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Wednesday, July 8, 2020
Blog Solving racism at home

Solving racism at home

I don’t normally write about this topic. Not my forte. But the pictures and videos in the George Floyd case have demanded my voice to be added to the thousands who have insisted on change. I offer my condolences to his family and friends, but we need to do more. And, I think change starts at home. 

We know that we are not born with hate or racism (or any -isms). These things must be learned. Values must be taught and embraced. And for some, human respect is a value that seems to be lost. Human respect is not white, black, yellow, or brown. There is no color to it. It is respecting a human being, with the knowledge and understanding that they are uniquely different. And it is that difference that makes them special; and because we are all different, we should and can respect each other. But in time, some are taught to hate, or that somehow their differences are better or worse than those of their fellow human beings. I see two sources for those ideas: one, within the family and community, and two, institutionalized (intentional or unintentional) processes or laws.

In our community, we need families (parents) to have conversations about values like human respect, how differences can be valuable, and how to agree to disagree. We need to teach ourselves to be open to those differences. In Milpitas, I believe we have the foundations of those principles. Our police department continues to engage with the community every day to earn trust and practice that human respect. In our schools, community values are taught and practiced through programs like PRIDE. But for our adults, we need more opportunities to talk freely, teach each other, learn from each other, and practice human respect. We need to be able to recognize racism (or any other -isms) and be able to call it out, learn it and correct it, and then practice correcting it daily. As fellow Chicagoan, Michelle Obama points out, “It’s up to all of us—Black, white, everyone—no matter how well-meaning we think we might be, to do the honest, uncomfortable work of rooting it out. It starts with self-examination and listening to those whose lives are different from our own. It ends with justice, compassion, and empathy that manifests in our lives and on our streets.”

So, let’s not squander this time, and wait for the next example to happen. We cannot wait for leaders who cannot lead, cannot show empathy, cannot bring us together to heal. Let us do the self-examination as individuals and as a community. We need to be able to ask and answer questions like “how many people fear the police and why?,” “can a group of diverse community members agree on what it would look like to have respect for everyone in the community?,” and “can we call out those who blame fellow Asian Americans for COVID-19?”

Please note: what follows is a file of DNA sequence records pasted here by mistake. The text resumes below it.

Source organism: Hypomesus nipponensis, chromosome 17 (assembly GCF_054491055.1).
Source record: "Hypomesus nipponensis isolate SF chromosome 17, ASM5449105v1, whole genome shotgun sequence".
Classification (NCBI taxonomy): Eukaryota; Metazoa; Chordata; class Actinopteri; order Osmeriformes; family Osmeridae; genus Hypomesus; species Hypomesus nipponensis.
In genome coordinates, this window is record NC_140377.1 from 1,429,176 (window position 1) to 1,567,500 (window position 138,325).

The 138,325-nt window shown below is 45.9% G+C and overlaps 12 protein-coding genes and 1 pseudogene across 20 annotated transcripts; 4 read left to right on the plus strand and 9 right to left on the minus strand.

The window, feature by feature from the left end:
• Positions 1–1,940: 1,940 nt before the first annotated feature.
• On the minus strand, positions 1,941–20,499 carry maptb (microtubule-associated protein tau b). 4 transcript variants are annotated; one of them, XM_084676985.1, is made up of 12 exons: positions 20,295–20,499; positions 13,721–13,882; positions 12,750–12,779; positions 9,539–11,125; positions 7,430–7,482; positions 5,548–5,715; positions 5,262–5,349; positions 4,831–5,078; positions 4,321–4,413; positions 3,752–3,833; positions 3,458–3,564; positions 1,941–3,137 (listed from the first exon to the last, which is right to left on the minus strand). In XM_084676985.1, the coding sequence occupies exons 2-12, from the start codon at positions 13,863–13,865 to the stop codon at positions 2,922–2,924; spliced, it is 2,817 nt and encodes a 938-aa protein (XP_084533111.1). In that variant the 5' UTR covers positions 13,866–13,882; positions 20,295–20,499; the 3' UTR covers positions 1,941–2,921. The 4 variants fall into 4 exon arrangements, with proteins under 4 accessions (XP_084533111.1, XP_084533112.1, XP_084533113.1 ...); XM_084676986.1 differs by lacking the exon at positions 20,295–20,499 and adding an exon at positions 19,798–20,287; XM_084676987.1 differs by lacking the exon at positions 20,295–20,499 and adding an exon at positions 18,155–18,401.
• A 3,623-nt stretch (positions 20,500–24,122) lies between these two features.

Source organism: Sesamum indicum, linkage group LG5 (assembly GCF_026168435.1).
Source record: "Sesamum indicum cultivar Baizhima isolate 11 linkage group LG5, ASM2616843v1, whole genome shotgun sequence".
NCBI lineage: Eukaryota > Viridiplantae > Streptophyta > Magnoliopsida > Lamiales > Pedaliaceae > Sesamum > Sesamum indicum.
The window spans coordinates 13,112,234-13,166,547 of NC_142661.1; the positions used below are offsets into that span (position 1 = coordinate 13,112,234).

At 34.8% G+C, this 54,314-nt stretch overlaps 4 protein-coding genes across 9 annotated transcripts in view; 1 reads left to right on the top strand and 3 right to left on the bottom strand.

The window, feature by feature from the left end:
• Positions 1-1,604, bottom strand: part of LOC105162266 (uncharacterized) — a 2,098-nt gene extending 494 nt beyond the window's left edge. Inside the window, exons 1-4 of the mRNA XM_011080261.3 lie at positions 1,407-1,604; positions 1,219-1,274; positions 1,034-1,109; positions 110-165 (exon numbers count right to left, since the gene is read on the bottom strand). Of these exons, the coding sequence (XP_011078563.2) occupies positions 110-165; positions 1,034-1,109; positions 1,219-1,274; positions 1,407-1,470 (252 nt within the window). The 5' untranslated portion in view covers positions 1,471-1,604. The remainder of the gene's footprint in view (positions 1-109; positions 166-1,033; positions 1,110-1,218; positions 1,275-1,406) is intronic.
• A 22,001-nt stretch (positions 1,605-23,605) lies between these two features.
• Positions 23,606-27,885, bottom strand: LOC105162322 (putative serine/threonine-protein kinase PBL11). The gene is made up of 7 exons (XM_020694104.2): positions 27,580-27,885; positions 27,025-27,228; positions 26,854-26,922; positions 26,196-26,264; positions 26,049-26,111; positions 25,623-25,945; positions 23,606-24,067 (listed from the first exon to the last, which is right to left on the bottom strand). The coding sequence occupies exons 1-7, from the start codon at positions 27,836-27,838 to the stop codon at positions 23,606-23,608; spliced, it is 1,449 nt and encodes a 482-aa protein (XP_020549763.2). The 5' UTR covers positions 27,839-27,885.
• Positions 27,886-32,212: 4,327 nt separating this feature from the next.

Next, we need to tackle institutionalized bias and racism (or any -isms). This is a harder nut to crack, as it is not always evident or obvious. We will need champions to educate us (or remind us) of those practices or laws that may be hurting people. It is here where peaceful demonstrations are useful. But don’t diminish that tool with violence, looting, and other crimes, as that only serves to fuel more hate, division, and injustice while making us lose focus. I’m inspired that we have started to have those conversations in our community through organizations like the African Ancestry Success Community and the Milpitas Inclusive PTA. We need to continue to grow those conversations in the community.

When we understand the impact of those practices, laws, etc., we need to use our most powerful tool for change: voting. It is with that tool that our voices can be heard. Every vote counts. We need to change the mindset that our vote doesn’t matter. It is that educational journey that provides understanding. It is where taking the time to educate yourself to make an informed choice can bring change. So take the time to have the conversations, educate yourself on the issues, and help to bring change via voting.

So let’s take all that dark energy (anger, despair, frustration, etc.) and breathe. Funnel that into daily small positive steps that each one of us needs to do. 

  • Learn and practice human respect every day.
  • Appropriately call out those who fail to practice that respect.
  • If you are passionate about stamping out institutionalized bias, become a champion for that cause.
  • Aspire to be an informed voter to create positive change.

 

This is the movement that has to happen. We can do it! We can be a model for others. We have many of the pieces of the foundation. This is how we can solve racism (or any -isms) at home, and perhaps, start to cure our nation.

 

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(I refer to -isms in the article, and what I mean by that is the various intolerances to differences in people; that includes race and ethnicity, religion, ability, class, immigration, gender & sexual orientation, and biases)

 

 

Evelyn Chua for City Council 2020 FPPC #1425324

Rob Jung
Rob Jung
Robert Jung has lived in Milpitas over 24 years, and has over 18 years of experience in the high-tech industry, with companies such as IBM, Data General, Amdahl, and Cisco Systems. He has served as a Trustee for the Milpitas Unified School District and a Chairperson/participant on various MUSD committees, and has been President of several PTAs throughout his 16+ years as an active member. The Founder and President of the Milpitas Community Educational Endowment, Robert is a strong supporter of public education in Milpitas. He has also been active in Santa Clara county nonprofits for several years, including service in United Way and Second Harvest Food Bank. He is currently an investor and a partner in RJLC Partners, LLC.

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